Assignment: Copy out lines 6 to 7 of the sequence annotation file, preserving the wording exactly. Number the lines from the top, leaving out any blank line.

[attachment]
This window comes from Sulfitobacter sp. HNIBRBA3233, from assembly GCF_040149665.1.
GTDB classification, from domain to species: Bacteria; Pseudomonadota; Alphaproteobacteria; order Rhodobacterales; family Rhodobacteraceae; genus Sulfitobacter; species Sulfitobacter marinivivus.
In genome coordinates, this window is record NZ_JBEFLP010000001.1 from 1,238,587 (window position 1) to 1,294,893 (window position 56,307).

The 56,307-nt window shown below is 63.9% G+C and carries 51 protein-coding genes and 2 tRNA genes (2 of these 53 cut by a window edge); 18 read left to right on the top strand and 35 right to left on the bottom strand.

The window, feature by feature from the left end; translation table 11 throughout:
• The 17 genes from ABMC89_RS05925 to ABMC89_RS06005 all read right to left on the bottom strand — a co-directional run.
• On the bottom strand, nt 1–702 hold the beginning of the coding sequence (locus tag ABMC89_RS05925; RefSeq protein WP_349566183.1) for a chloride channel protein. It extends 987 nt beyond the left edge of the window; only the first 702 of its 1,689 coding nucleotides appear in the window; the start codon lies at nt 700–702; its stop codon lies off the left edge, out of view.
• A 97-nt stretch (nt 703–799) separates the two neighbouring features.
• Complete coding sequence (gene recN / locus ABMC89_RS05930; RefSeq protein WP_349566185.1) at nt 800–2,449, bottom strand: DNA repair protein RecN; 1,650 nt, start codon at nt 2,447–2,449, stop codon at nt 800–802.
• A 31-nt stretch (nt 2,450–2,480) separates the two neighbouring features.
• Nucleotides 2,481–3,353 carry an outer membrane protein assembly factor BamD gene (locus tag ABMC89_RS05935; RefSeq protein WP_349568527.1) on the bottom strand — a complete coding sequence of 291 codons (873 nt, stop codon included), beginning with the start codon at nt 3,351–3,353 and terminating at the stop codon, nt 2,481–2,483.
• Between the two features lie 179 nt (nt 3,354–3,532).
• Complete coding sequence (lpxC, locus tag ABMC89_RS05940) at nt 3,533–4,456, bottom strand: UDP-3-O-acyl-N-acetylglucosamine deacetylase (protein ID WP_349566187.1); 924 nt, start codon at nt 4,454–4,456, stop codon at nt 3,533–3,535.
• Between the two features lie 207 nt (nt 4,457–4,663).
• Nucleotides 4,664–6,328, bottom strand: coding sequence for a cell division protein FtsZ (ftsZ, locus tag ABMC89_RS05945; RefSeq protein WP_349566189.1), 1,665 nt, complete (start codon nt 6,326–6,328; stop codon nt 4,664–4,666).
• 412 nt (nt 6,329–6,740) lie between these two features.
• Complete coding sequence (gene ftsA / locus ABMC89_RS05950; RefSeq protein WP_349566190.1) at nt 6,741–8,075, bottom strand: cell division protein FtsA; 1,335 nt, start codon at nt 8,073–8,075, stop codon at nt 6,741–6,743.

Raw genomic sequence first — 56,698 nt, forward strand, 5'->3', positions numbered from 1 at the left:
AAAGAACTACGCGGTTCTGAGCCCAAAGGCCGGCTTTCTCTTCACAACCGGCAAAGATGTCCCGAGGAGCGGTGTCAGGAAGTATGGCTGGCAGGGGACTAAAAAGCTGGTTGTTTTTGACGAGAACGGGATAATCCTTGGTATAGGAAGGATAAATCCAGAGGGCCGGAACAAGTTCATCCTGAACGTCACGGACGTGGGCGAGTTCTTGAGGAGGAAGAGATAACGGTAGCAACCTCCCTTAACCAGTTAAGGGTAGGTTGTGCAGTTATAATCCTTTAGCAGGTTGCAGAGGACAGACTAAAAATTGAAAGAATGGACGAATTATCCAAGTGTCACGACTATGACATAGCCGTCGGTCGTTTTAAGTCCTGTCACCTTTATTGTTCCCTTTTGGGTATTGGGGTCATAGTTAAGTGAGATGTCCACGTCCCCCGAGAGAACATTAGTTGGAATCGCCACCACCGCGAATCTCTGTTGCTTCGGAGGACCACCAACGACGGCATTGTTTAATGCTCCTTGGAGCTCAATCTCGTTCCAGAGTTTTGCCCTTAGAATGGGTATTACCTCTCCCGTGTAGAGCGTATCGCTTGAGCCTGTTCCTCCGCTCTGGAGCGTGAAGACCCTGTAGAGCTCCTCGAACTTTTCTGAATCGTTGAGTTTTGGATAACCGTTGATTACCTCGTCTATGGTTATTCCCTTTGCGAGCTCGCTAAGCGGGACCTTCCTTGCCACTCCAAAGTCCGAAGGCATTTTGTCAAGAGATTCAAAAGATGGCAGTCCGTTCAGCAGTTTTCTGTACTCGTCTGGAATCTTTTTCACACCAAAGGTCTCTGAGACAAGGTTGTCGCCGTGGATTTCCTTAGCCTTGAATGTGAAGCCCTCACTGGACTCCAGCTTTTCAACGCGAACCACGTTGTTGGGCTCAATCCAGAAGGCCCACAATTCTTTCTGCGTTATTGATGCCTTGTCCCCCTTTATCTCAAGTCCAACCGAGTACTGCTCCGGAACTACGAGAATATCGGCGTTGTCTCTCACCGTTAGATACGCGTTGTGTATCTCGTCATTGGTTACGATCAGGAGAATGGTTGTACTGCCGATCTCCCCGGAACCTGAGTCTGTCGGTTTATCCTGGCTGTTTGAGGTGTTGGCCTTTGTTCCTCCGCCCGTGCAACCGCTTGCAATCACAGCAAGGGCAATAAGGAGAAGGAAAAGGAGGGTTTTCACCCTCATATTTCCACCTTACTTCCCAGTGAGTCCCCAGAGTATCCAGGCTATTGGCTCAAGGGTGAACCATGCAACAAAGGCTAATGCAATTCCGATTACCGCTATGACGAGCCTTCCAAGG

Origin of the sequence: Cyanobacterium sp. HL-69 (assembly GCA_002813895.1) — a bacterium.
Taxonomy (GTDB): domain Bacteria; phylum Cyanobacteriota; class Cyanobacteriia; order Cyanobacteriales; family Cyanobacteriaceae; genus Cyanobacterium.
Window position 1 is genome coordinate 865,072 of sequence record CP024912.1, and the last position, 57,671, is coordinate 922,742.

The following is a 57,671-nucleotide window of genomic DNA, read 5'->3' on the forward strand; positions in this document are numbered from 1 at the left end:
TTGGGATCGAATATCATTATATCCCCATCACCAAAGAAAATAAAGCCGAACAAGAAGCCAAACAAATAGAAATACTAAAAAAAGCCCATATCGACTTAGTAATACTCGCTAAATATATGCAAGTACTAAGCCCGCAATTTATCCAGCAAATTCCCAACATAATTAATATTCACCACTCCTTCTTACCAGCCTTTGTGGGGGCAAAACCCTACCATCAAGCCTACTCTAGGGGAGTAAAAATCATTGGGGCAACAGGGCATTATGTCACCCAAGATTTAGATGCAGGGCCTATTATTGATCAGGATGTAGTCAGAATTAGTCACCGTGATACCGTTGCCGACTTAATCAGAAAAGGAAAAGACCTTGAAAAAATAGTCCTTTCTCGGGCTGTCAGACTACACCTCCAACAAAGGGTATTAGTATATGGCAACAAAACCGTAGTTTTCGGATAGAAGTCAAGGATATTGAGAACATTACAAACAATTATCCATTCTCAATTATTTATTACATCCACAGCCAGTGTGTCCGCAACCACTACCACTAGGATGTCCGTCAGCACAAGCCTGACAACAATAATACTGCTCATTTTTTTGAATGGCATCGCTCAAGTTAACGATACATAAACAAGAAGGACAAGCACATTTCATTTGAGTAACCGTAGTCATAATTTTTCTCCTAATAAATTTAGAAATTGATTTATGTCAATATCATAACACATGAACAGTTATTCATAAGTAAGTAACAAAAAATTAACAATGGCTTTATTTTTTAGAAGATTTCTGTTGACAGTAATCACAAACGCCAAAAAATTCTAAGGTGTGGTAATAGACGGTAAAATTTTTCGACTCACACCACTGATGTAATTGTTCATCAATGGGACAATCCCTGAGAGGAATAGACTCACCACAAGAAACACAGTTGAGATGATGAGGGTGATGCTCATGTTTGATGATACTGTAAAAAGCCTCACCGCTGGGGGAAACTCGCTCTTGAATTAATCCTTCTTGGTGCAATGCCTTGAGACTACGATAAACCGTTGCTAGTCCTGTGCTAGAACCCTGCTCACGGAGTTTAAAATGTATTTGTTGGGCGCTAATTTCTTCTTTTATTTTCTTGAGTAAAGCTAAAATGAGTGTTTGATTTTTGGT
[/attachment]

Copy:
• The 17 genes from ABMC89_RS05925 to ABMC89_RS06005 all read right to left on the bottom strand — a co-directional run.
• On the bottom strand, nt 1–702 hold the beginning of the coding sequence (locus tag ABMC89_RS05925; RefSeq protein WP_349566183.1) for a chloride channel protein. It extends 987 nt beyond the left edge of the window; only the first 702 of its 1,689 coding nucleotides appear in the window; the start codon lies at nt 700–702; its stop codon lies off the left edge, out of view.